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Ultrasonographic measurement of the pancreas and pancreatic duct in clinically normal dogs

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  • 1 Foster Hospital for Small Animals, Department of Clinical Sciences, Cummings School of Veterinary Medicine, Tufts University, North Grafton, MA 01536.
  • | 2 Centro Veterinario Specialisito, Via Giovannini 51-53, Roma, Italy 00137.
  • | 3 Foster Hospital for Small Animals, Department of Clinical Sciences, Cummings School of Veterinary Medicine, Tufts University, North Grafton, MA 01536.
  • | 4 Foster Hospital for Small Animals, Department of Clinical Sciences, Cummings School of Veterinary Medicine, Tufts University, North Grafton, MA 01536.

Abstract

Objective—To obtain ultrasonographic reference values for the thickness of the pancreas and the diameter of the pancreatic duct in clinically normal dogs.

Animals—242 adult dogs with no clinical signs of gastrointestinal tract disease.

Procedures—The maximum pancreatic thickness and the diameter of the pancreatic duct were recorded ultrasonographically at the level of the left lobe, body, and right lobe of the pancreas.

Results—Mean ± SD pancreatic thickness measurements were as follows: left lobe, 6.5 ± 1.7 mm (n = 214); body, 6.3 ± 1.6 mm (155); and right lobe, 8.1 ± 1.8 mm (239). The mean pancreatic duct diameter was 0.6 ± 0.2 mm (n = 42) in the left lobe and 0.7 ± 0.2 mm (213) in the right lobe. The right pancreatic duct was visible in 213/242 (88.0%) dogs, and the left pancreatic duct was visible in 41/242 (16.9%) dogs. However, the body was visible in only 16/242 (6.6%) dogs. Pancreatic thickness and diameter of the pancreatic duct significantly increased with body weight in all lobes, but age was not correlated with the measurements.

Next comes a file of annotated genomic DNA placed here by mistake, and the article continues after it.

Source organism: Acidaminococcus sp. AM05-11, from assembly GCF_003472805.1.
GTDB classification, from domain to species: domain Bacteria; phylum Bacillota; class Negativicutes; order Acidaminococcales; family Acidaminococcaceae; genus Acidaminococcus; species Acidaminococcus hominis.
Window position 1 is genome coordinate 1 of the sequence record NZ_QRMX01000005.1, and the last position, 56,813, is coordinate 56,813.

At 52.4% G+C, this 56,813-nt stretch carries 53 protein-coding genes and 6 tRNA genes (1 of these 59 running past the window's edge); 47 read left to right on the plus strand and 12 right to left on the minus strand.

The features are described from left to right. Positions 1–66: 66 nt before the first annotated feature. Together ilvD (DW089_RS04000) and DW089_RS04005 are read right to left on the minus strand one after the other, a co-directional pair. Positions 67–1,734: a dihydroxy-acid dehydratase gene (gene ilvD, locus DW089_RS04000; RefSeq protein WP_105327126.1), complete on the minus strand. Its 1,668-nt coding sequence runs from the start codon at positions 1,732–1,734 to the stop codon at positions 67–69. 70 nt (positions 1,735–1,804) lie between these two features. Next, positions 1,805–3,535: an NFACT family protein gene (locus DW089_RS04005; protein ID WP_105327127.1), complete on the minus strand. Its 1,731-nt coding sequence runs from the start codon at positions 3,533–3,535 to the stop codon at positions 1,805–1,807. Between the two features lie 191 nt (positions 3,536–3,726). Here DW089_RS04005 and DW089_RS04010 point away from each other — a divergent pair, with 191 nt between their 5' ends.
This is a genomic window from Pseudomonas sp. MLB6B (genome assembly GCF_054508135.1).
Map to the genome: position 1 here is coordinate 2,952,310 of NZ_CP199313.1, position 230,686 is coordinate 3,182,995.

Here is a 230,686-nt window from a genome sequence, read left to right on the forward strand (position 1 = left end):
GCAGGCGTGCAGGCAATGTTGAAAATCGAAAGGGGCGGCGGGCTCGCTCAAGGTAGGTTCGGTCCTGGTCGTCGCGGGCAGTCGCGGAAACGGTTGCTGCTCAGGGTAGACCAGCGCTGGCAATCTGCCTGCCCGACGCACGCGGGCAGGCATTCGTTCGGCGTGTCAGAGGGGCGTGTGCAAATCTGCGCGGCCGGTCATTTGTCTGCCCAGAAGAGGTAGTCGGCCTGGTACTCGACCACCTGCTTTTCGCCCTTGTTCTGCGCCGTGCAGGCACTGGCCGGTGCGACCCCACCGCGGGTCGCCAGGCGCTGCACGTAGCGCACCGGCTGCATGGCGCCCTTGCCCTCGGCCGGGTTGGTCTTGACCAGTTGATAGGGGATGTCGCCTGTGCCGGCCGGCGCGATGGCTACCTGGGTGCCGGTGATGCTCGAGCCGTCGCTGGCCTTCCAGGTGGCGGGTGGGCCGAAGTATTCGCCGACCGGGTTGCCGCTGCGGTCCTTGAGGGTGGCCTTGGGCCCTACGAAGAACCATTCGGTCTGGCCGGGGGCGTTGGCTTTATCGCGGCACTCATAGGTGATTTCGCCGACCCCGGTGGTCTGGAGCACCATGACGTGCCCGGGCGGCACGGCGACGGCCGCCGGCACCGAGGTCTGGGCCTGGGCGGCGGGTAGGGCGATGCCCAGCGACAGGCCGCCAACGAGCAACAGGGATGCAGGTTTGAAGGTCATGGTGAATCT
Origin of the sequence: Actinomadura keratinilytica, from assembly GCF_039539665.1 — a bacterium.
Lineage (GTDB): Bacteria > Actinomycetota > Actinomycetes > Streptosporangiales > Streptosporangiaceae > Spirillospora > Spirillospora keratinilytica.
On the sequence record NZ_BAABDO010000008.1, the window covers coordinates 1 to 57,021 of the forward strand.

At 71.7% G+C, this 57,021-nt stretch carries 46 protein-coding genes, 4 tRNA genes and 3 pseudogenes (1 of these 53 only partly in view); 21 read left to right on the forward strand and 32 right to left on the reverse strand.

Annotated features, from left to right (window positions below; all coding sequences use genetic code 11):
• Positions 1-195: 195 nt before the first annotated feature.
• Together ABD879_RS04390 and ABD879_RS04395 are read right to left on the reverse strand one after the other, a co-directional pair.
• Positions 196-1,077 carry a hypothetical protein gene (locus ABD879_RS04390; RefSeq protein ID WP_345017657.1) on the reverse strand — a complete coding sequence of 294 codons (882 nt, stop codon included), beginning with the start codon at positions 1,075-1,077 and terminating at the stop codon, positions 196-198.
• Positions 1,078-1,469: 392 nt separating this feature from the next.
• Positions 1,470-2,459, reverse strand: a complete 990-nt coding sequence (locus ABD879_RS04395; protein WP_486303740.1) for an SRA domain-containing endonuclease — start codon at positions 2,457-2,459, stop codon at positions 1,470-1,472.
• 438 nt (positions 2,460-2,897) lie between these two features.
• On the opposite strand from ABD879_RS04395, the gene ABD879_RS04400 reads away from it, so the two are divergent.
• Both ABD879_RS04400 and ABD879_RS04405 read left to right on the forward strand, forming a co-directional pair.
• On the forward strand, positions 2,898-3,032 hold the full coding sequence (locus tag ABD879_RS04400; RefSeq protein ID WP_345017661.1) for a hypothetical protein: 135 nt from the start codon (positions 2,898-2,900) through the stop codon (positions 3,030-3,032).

Conclusions and Clinical Relevance—Ultrasonographic reference values for the pancreas and pancreatic duct of dogs were determined. Results of this study indicated that the pancreatic duct was visible, especially in the right lobe of the pancreas. These values may be useful for the assessment of pancreatic abnormalities, such as chronic pancreatitis and exocrine pancreatic insufficiency.

Abstract

Objective—To obtain ultrasonographic reference values for the thickness of the pancreas and the diameter of the pancreatic duct in clinically normal dogs.

Animals—242 adult dogs with no clinical signs of gastrointestinal tract disease.

Procedures—The maximum pancreatic thickness and the diameter of the pancreatic duct were recorded ultrasonographically at the level of the left lobe, body, and right lobe of the pancreas.

Results—Mean ± SD pancreatic thickness measurements were as follows: left lobe, 6.5 ± 1.7 mm (n = 214); body, 6.3 ± 1.6 mm (155); and right lobe, 8.1 ± 1.8 mm (239). The mean pancreatic duct diameter was 0.6 ± 0.2 mm (n = 42) in the left lobe and 0.7 ± 0.2 mm (213) in the right lobe. The right pancreatic duct was visible in 213/242 (88.0%) dogs, and the left pancreatic duct was visible in 41/242 (16.9%) dogs. However, the body was visible in only 16/242 (6.6%) dogs. Pancreatic thickness and diameter of the pancreatic duct significantly increased with body weight in all lobes, but age was not correlated with the measurements.

Conclusions and Clinical Relevance—Ultrasonographic reference values for the pancreas and pancreatic duct of dogs were determined. Results of this study indicated that the pancreatic duct was visible, especially in the right lobe of the pancreas. These values may be useful for the assessment of pancreatic abnormalities, such as chronic pancreatitis and exocrine pancreatic insufficiency.

Contributor Notes

The authors thank Robin Ruthazer for assistance with the statistical analysis.

Address correspondence to Dr. Penninck (Dominique.Penninck@tufts.edu).